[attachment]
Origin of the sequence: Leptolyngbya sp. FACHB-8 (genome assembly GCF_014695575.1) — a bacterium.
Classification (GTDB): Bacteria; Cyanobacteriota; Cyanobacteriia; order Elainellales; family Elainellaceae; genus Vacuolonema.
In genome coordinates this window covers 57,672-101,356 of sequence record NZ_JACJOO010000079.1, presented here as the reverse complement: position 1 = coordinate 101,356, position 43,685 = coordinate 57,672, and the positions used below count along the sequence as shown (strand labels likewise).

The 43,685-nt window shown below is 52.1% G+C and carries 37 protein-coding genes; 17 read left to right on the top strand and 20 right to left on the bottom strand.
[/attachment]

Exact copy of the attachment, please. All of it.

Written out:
Origin of the sequence: Leptolyngbya sp. FACHB-8 (genome assembly GCF_014695575.1) — a bacterium.
Classification (GTDB): Bacteria; Cyanobacteriota; Cyanobacteriia; order Elainellales; family Elainellaceae; genus Vacuolonema.
In genome coordinates this window covers 57,672-101,356 of sequence record NZ_JACJOO010000079.1, presented here as the reverse complement: position 1 = coordinate 101,356, position 43,685 = coordinate 57,672, and the positions used below count along the sequence as shown (strand labels likewise).

The 43,685-nt window shown below is 52.1% G+C and carries 37 protein-coding genes; 17 read left to right on the top strand and 20 right to left on the bottom strand.